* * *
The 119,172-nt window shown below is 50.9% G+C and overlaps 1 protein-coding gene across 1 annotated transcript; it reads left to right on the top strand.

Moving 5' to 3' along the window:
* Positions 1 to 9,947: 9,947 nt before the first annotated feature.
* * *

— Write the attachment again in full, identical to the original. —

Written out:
The 119,172-nt window shown below is 50.9% G+C and overlaps 1 protein-coding gene across 1 annotated transcript; it reads left to right on the top strand.

Moving 5' to 3' along the window:
* Positions 1 to 9,947: 9,947 nt before the first annotated feature.